SOPA/PIPA Online Activism and You

A couple of weeks ago I logged in to Facebook and Twitter ready to write a full diatribe about the evils of SOPA and PIPA, the Stop Online Piracy Act and Protect IP Act. The bills were being considered by Congress and had enough bipartisan backing to easily be passed by a Congress that took ten years to decide whether to give 9/11 first responders healthcare.  A few seconds after logging on I discovered something truly inspiring, the majority of my friends on Facebook and Twitter had already gotten on their own soap boxes and were shouting down the bills themselves.

Apparently I was late to the party, so I decided to not say anything. Everything that could have been said about the bill, already had been. As someone who constantly admonishes people to speak up against legislation that restricts their freedoms, this felt like an unprecedented victory for the masses. Turns out this victory was unprecedented, but for all the wrong reasons.

As I started reading more about the bill and what had been transpiring behind the scenes I found out that a group of websites that included Google, Yahoo and Wikipedia were participating in an online “blackout” in protest of SOPA and PIPA. This turned out to be an extremely effective tool not only for raising awareness about a bill that otherwise would have been passed without a peep from the public, but also for inspiring the very same public to political action.

The sites called for their users to write and call their congressional leadership in an effort to let it be known that they were not happy with the restrictions that the bills fostered. The 7,000 websites that participated, most of the sites were small but included 11 huge ones like Twitter, LinkdIn, eBay, craigslist and the ones listed above, reached over 160 million Americans with their message. Some of the opponents of the bill even banded together to take out a full page ad in the New York Times.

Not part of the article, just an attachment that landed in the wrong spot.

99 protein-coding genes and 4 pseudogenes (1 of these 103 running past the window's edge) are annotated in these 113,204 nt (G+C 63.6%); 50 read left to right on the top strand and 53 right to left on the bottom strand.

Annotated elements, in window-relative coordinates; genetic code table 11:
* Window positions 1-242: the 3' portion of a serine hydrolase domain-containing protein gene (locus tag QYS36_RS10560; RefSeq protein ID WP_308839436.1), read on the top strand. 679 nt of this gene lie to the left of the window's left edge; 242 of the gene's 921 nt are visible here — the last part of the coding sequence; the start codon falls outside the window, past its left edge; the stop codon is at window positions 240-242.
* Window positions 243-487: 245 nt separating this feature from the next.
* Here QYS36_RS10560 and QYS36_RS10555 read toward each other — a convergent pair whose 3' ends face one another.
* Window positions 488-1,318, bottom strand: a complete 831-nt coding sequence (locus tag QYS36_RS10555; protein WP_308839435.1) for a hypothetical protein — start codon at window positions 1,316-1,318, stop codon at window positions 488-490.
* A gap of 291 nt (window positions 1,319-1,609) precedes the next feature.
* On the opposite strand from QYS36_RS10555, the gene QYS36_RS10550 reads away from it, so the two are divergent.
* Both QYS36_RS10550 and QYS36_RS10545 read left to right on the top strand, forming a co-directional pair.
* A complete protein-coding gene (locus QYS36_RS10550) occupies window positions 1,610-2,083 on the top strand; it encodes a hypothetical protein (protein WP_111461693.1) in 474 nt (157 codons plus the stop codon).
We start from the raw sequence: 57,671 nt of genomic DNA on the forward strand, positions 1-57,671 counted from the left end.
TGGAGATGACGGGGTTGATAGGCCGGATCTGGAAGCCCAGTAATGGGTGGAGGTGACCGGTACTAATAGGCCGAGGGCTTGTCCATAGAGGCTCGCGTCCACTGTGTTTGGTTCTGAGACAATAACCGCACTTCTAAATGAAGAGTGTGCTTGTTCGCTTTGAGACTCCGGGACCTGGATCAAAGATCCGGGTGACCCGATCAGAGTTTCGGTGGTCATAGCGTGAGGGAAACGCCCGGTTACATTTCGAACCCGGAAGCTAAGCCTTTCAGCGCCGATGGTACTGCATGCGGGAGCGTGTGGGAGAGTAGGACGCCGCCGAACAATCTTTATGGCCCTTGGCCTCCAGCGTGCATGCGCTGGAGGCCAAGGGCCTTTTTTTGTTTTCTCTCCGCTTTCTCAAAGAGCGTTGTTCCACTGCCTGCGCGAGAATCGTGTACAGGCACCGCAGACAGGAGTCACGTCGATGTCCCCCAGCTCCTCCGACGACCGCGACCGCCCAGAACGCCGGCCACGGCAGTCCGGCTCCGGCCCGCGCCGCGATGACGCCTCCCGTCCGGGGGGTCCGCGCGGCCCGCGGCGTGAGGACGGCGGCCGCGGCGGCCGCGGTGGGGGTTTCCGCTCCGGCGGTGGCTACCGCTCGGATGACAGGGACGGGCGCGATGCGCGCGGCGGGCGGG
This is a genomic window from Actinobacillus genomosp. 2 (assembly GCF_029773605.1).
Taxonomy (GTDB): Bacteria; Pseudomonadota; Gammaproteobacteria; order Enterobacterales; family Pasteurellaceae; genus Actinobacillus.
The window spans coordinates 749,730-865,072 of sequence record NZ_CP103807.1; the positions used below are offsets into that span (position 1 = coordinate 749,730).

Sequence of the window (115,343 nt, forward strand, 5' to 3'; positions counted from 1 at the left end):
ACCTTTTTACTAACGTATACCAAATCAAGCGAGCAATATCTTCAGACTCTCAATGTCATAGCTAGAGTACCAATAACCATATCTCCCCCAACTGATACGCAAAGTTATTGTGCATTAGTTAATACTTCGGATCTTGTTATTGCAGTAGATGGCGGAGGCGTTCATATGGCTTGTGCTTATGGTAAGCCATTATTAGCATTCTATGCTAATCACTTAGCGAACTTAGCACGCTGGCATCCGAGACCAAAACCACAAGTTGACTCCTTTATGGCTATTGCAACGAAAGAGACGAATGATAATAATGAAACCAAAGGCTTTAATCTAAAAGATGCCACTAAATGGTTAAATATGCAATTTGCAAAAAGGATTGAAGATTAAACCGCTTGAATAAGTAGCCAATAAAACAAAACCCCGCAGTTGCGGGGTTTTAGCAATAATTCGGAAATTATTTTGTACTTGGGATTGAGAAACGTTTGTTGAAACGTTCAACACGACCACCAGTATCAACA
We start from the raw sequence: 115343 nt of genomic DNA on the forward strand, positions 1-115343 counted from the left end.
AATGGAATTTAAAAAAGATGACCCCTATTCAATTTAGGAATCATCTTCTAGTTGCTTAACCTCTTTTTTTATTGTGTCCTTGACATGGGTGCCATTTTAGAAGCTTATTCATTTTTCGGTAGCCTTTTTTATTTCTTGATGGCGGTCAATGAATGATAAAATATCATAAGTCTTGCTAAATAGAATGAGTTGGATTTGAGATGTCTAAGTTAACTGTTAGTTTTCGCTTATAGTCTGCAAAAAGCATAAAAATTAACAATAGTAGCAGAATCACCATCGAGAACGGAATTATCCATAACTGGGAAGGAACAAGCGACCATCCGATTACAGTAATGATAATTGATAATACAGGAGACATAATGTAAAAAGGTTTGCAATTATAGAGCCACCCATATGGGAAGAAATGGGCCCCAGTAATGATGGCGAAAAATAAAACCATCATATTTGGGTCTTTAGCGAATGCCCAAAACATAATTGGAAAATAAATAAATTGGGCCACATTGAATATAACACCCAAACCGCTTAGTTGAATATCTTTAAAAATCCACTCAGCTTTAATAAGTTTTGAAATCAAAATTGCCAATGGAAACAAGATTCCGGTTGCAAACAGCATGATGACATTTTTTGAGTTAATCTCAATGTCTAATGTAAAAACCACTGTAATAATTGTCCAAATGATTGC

What did all of this effort get the companies who stood to lose the most if these bills passed? 2.4 million twitterers posted SOPA related tweets in a 16 hour span. 8 million people searched Wikipedia to find out who their congressional representative was. Two of the bills cosponsors and 25 Senators changed their mind about backing the bill and 4.5 million people signed Google’s online petition.

The response I saw on Facebook and Twitter turned out to be a good barometer of what was going on in the real world. The public, properly informed, was spurred to action and for once their voices were heard by the legislature. A victory all around right? Well not quite. What about issues that Google and Yahoo don’t care about? Issues concerning actual civil rights and not just the right to download pirated material (I kid, kinda). Where is the public outcry? Why werent people searching for their congressional representatives on Wikipedia when the NDAA that, among many other things, makes the prison in Guantanamo Bay permanent, passed last month? Why dont people sign online petitions when the Supreme Court rules that corporations should have as much political say as individual citizens? A question that has bothered me for forever, ‘why dont people care about rights issues that affect them directly’ has an apparently simple answer; Google hasnt told them to yet.

While I dont agree with Sen. Dodd’s position on SOPA, the PR release he put out was spot on: ”

It is an irresponsible response and a disservice to people who rely on them for information and use
their services. It is also an abuse of power given the freedoms these companies enjoy in the
marketplace today. It’s a dangerous and troubling development when the platforms that serve as
gateways to information intentionally skew the facts to incite their users in order to further their
corporate interests.

 

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